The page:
Statsraad Lehmkuhl visits Manila October 12-15 2022
The Philippines is an island nation consisting of around 7,600 islands, most of them small and uninhabited. A third of the 109 million inhabitants live on the island of Luzon, in the metropolis of Manila.
People have lived in the Philippines for at least 50,000 years. When the Spanish took control of the archipelago in 1565, the inhabitants had been trading both with China and other island states in the Pacific for hundreds of years.
Arab traders brought Islam to the islands as early as the 14th century.
The Philippines was named after the Spanish king Philip the Second, and kept the name even after the Spanish had to sell the Philippines to the United States after losing the Spanish-American War in 1898. But the Filipinos did not want to be ruled from abroad anymore, and declared themselves independent. This led to a conflict with the United States, which lasted until 1935. Then the Philippines was promised independence with a transition period of ten years.
The Second World War got in the way, Japan occupied the islands, and the Philippines became an independent country in 1946.
In the Philippines, 182 different languages are spoken today, with Filipino and English as the two official languages.
The economy in the Philippines has undergone a rapid transition, from agriculture and trade to industry and tourism. Manila is a very popular destination for tourists.
Ferdinand Marcos was president of the Philippines from 1965 to 1986, and much of the modern Philippines we see today was built under his rule. In his recent years Marcos was controversial, he declared martial law, and eventually had to flee the country.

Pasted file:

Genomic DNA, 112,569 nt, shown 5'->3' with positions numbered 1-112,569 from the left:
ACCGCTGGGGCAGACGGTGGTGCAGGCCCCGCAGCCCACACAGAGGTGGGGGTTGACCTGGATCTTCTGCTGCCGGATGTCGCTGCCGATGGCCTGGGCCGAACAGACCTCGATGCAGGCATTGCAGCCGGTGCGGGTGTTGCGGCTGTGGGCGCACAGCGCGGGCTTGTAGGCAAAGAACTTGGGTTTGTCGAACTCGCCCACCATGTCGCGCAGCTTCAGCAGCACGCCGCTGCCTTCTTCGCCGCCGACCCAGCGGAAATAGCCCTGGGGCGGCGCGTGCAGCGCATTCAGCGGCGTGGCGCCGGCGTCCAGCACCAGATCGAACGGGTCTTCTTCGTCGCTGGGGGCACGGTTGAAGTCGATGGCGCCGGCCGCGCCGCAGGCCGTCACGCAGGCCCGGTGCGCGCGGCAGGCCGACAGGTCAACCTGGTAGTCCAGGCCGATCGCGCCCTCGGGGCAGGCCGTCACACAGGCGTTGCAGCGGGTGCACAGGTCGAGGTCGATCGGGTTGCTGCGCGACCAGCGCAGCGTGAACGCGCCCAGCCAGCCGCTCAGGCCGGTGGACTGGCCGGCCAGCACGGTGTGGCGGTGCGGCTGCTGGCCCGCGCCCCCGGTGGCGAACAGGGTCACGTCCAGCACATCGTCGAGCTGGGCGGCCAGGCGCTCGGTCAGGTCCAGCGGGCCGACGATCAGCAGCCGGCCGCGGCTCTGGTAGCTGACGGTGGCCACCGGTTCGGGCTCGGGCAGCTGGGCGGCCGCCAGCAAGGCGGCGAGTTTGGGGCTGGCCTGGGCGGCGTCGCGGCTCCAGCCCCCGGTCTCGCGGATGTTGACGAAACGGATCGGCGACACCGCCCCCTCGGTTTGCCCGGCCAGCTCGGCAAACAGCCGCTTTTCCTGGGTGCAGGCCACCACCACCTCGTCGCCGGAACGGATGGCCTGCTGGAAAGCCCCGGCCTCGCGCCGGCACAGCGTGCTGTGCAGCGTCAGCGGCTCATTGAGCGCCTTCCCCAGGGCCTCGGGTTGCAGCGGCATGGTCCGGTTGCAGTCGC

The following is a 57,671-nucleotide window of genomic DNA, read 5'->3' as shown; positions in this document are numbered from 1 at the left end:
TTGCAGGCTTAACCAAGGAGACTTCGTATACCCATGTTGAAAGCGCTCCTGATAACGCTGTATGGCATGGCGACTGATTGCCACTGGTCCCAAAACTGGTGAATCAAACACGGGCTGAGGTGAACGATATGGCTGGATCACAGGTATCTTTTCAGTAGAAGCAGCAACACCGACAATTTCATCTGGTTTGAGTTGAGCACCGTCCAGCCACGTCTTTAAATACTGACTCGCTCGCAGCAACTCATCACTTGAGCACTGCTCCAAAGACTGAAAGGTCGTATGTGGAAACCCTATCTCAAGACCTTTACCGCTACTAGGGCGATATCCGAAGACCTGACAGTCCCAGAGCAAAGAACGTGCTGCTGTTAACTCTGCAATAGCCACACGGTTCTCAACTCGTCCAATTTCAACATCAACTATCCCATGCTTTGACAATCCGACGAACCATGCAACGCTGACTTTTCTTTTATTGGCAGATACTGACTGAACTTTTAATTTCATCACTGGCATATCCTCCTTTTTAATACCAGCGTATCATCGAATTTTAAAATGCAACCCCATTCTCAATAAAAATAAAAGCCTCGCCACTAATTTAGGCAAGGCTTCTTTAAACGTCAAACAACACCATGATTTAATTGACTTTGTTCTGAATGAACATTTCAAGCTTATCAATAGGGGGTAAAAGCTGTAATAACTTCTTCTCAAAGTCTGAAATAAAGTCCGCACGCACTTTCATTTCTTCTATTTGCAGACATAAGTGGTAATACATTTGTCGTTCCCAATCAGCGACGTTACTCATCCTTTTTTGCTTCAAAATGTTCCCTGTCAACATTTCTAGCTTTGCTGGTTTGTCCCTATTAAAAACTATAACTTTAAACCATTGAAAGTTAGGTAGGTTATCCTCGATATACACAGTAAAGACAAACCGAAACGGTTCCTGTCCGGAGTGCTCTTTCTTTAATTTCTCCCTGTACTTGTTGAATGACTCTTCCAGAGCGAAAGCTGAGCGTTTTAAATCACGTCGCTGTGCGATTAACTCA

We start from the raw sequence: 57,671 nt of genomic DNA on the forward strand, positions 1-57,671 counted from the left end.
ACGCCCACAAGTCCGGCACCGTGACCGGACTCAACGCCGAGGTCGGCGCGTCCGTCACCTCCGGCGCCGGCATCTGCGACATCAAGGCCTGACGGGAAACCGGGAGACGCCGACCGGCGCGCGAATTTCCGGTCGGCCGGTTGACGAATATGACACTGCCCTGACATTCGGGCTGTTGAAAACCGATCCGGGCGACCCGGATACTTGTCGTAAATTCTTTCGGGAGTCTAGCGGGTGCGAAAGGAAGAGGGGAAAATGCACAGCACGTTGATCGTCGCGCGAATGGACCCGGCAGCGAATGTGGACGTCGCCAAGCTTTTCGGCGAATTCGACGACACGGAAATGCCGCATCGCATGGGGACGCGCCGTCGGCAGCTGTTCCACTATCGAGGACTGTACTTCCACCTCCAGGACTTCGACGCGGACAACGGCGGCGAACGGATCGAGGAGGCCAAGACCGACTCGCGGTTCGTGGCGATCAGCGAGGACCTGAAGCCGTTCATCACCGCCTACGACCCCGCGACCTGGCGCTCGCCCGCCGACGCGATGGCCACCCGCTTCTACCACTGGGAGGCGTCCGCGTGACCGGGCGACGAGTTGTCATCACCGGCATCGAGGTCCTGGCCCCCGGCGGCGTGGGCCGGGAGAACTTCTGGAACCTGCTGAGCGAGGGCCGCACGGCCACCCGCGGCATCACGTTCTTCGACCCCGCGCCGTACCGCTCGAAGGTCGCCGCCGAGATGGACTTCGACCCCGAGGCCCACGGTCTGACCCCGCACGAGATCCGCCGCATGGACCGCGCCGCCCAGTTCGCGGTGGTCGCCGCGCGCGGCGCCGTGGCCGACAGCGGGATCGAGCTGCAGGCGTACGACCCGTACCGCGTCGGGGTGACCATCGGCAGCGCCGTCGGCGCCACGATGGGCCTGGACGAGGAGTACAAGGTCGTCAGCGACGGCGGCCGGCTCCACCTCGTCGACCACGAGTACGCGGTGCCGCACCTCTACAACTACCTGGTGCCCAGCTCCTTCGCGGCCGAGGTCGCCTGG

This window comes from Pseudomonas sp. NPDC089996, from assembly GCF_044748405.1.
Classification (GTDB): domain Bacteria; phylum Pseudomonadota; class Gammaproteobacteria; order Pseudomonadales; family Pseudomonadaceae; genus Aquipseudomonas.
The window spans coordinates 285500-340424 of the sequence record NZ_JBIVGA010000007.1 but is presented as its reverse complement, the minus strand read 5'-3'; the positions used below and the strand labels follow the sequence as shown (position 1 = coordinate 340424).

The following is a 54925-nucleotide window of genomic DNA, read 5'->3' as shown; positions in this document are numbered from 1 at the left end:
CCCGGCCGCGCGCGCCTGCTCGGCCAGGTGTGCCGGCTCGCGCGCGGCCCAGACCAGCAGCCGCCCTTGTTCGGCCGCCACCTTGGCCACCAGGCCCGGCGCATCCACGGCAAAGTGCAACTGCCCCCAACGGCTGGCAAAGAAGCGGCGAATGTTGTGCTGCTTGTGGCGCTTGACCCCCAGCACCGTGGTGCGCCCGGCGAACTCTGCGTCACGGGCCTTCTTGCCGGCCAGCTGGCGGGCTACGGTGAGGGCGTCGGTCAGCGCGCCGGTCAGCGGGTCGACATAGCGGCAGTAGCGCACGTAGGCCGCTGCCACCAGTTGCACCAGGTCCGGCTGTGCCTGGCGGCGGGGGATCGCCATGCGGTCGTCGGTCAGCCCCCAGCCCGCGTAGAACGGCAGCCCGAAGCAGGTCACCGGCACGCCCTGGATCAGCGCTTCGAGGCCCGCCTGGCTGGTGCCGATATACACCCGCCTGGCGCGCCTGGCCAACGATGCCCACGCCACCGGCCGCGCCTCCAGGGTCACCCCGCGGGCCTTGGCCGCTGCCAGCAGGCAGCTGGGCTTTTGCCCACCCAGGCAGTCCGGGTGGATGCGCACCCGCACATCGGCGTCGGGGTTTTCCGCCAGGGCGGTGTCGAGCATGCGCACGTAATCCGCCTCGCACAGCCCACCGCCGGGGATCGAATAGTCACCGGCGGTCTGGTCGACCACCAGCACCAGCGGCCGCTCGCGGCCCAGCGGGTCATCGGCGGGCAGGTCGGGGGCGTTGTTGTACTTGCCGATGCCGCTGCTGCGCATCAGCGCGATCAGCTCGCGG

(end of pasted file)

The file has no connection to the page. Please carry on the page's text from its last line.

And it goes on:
Now his son, Bongbong Marcos, is president, democratically elected in 2022.
Manila was founded by the Spanish and it quickly grew into an important trading city. The city is located in the southeast of Luzon, well protected from the ocean inside Manila Bay. The port is the largest in the Philippines. The Pasig River flows into Manila Bay, dividing the city into a northern and a southern part.
Large parts of Manila were destroyed during World War II. First when the Japanese conquered the country in 1942, and then when the USA recaptured the islands in 1945. More than 100,000 civilian Filipinos were killed. The capital was moved to Quezon a little further north on the island, and Manila did not become capital again until 1976.
The Philippines is located in a seismically active area, and many of the mountains, some of them over 2,000 meters high, are volcanoes. In 1991, Mount Pinatubo had a massive eruption. The ash cloud reached 40 kilometers into the atmosphere, and ash settled in thick layers over farmland and buildings. Over 800 people were killed when the houses they were sheltering in collapsed from the weight.
The Philippines is also ravaged by typhoons. Huge amounts of rainfall, storm surges and strong winds cause a lot of damage every year. On average, 8-9 typhoons hit the country annually, most between July and October.
The Philippines has a rich flora and fauna, with around a hundred species of mammals and over 240 species of birds found nowhere else. In the last ten years alone, 16 new species of mammals have been discovered. Fringing the islands are large coral reefs, where at least 2,400 different species of fish live.
The archipelago has a tropical coastal climate. It is hot and dry between March and May, wet from June to November, and slightly cooler and dry from December to February. The amount of precipitation varies greatly, from 1000 millimeters in the driest valleys to up to 5000 millimeters in the east in the mountains. If a typhoon hits, it can rain 2,000 millimeters in a few days.
Normal maximum temperature in October: 31.4 ℃
Normal rainfall in October: 221 mm